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Fatherhood: Crisis and Opportunity

The Crisis

The dignity of the human person and stability of the traditional family are under attack.  A variety of ideologies have emerged which are antagonistic towards traditional Judeo-Christian values, promoting instead competing values, such as materialism, gender neutrality, individualism and consumerism, each of which risks severing close, meaningful relationships among family members.

One particularly harmful aspect of this trend is the absence of fathers in their children’s lives.  According to the U.S. Census Bureau, 24-million children [1] in America—one out of every three—live in a home without their biological father.  Such homes come with a host of negative consequences (educational, behavioral, mental health, physical health, sexual, criminal, substance abuse) for the children.  Unfortunately, even within an intact family, some men can become distracted.  Whether it is obsession with technology, gadgets or the media, or an undue focus upon careers and the severe pressure to succeed, such distractions take precious time and attention away from their role as parents.

The Opportunity

Fathers are a critical part [2]of their child’s attachment process—and their impact on children is important in a different manner than maternal love [3].  Two aspects appear to be key: the father’s involvement and his warmth.  A father’s involvement [4] most importantly impacts positive adjustment and competence, particularly if it is of high quality.  This quality suffers if he is more attuned to his tablet, career, or phone, than to the child on the playground or the ball field.  In a different way, a father’s warmth is associated with less aggression and depression, increases in life satisfaction, and plays a significant role in shaping adolescents’ attitudes towards social issues such as marriage [5], divorce [6], sex roles [7] and teenage childbearing.  This shaping occurs as fathers play an essential role in guiding children and demonstrating how manhood can be powerfully, yet appropriately, manifested.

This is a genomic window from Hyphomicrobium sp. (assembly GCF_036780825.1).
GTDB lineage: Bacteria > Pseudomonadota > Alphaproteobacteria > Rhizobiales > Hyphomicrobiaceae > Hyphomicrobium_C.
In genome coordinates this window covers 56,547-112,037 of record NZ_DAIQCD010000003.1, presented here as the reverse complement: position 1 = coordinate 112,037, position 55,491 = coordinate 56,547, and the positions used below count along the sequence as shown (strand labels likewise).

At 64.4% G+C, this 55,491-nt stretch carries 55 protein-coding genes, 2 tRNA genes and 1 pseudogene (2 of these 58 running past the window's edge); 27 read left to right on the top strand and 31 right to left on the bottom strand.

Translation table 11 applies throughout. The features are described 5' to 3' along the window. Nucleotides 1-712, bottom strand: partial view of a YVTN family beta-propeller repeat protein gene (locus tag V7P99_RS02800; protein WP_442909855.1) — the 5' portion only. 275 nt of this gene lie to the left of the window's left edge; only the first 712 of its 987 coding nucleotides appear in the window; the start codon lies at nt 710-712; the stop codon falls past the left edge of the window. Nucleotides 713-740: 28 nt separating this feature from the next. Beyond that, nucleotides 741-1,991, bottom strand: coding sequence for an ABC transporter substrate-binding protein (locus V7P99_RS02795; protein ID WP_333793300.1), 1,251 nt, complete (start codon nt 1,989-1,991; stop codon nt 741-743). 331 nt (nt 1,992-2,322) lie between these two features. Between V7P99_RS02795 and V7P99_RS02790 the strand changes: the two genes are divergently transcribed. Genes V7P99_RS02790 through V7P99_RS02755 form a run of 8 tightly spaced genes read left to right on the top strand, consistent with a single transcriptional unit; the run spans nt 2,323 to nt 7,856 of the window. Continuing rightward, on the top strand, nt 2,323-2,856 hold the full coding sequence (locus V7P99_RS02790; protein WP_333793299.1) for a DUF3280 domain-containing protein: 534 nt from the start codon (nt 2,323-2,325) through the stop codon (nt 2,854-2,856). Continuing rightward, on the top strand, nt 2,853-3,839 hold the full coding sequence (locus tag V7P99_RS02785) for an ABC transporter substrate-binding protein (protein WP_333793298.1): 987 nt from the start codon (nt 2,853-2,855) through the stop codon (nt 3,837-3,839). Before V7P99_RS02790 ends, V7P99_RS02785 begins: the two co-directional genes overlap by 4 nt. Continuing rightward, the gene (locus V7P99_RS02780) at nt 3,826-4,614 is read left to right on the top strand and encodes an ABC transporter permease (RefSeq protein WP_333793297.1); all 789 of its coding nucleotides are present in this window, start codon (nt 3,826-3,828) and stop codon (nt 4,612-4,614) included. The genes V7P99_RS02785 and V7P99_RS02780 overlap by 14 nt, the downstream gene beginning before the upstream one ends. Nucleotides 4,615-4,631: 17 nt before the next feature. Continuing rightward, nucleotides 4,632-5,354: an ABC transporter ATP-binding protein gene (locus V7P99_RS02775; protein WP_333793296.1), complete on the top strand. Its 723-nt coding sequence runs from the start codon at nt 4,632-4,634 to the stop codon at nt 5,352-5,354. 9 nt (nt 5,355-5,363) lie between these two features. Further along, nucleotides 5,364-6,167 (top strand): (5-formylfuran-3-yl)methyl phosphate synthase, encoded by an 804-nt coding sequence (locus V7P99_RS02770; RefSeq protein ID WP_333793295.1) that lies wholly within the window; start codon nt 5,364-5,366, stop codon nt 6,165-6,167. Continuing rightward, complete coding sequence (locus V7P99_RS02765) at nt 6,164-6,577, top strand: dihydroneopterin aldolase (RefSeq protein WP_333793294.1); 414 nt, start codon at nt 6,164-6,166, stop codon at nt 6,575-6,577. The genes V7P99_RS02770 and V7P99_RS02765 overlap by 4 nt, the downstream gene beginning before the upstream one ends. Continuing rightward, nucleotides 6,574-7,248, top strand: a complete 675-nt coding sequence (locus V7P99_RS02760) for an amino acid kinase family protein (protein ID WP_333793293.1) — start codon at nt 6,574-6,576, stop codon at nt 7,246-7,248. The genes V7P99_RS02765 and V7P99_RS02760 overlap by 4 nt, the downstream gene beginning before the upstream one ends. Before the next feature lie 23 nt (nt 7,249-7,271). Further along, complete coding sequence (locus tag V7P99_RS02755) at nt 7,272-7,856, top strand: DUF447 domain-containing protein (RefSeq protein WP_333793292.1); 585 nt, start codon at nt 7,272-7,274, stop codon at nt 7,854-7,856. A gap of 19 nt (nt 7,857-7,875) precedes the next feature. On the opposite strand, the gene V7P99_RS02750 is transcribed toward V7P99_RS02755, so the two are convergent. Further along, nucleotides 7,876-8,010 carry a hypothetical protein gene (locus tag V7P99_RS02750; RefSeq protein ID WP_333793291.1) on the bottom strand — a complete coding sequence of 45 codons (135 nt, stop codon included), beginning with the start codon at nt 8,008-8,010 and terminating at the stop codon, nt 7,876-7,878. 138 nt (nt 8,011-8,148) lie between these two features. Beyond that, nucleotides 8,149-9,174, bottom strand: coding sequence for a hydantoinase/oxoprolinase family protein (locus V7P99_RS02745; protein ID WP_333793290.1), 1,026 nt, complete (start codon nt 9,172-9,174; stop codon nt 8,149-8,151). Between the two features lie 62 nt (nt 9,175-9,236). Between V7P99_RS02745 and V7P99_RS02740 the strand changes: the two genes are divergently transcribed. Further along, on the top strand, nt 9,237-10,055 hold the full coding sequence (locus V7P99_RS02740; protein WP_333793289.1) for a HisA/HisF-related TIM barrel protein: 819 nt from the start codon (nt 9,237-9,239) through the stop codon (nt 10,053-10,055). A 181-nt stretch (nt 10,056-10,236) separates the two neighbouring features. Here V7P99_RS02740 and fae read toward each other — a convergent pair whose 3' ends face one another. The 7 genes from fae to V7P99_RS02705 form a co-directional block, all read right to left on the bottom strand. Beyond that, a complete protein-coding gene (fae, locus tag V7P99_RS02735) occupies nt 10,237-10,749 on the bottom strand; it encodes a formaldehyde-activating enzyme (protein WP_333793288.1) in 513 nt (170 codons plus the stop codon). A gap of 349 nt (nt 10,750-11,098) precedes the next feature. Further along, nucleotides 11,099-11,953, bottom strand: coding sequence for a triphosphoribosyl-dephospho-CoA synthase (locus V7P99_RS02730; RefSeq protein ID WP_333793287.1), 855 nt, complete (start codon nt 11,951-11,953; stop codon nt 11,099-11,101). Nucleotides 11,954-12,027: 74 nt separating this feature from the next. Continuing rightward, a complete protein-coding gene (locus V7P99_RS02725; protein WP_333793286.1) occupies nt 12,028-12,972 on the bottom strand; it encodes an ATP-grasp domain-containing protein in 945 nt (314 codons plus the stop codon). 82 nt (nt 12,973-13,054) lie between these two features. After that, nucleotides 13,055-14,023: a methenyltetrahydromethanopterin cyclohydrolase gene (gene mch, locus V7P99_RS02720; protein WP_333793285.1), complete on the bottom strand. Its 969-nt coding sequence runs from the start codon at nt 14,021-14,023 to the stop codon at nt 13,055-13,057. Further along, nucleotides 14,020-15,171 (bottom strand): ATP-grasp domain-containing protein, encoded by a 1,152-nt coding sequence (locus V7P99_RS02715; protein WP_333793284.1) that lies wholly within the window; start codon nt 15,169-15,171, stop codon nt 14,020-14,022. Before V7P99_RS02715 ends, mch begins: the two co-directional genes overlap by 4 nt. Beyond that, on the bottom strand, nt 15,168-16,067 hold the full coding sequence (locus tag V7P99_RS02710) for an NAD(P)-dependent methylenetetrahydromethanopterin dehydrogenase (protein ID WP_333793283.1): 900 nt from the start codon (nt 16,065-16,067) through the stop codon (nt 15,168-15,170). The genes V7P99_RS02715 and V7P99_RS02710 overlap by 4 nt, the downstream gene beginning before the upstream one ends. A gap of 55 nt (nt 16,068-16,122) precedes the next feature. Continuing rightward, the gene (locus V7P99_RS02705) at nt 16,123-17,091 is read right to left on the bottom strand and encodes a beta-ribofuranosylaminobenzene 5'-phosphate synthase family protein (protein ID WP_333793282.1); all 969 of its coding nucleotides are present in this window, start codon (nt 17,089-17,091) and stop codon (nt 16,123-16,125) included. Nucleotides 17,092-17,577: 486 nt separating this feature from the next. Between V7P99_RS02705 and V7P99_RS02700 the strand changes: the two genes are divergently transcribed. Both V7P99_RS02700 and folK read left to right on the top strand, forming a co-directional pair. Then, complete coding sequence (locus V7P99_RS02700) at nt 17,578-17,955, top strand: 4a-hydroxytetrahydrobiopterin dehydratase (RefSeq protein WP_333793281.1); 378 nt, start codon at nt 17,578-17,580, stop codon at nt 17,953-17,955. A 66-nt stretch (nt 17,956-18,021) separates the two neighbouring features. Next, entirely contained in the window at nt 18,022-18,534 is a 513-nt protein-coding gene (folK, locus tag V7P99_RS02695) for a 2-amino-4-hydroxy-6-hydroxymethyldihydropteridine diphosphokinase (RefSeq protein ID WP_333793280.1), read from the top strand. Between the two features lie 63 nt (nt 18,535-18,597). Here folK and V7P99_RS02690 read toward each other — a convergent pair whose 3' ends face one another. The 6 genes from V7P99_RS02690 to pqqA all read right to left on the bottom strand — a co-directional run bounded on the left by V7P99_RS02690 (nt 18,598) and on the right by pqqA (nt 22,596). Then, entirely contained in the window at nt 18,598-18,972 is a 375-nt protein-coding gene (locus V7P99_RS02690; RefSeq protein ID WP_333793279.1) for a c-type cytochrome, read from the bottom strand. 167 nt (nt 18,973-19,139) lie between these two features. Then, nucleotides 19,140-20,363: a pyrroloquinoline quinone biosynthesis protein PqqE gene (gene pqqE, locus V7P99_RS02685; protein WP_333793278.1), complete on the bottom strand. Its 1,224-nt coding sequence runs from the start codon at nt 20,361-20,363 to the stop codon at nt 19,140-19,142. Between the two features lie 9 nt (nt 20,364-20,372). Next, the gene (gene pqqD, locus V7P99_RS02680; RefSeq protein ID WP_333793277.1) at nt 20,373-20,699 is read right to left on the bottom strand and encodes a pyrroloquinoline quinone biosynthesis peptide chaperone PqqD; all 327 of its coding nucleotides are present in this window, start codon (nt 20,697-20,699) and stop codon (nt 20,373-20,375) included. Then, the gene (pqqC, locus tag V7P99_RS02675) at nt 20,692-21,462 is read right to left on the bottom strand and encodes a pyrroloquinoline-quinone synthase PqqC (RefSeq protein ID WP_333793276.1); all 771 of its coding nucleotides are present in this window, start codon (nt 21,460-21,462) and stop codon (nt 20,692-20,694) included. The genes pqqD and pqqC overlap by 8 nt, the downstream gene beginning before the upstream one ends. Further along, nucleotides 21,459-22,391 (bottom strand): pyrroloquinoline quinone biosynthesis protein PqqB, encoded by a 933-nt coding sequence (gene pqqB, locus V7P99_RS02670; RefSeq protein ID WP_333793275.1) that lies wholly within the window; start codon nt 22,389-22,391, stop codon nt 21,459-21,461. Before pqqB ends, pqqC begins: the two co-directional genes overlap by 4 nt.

A father’s sacrificial approach to the family teaches children valuable lessons [8] counter to those offered by competing ideologies: for example, the ideas that children are “grown up” when they take care of others (not when they can take care of themselves); that success comes from long-term planning (not instantaneous gratification); and that long-term commitments to family life are valuable (as opposed to spending leisure time away).  Almost every value a father publicly exhibits becomes either a shared value or is rejected, depending in part on whether his children are strongly attached to him, or perceive him as disconnected and uninterested in their lives.   With a father who is strongly present to his children and exhibiting virtuous behavior and choices (how he treats his wife, his integrity and trustworthiness, work ethic, practice of his faith), children are set up for success.

How Things Go Wrong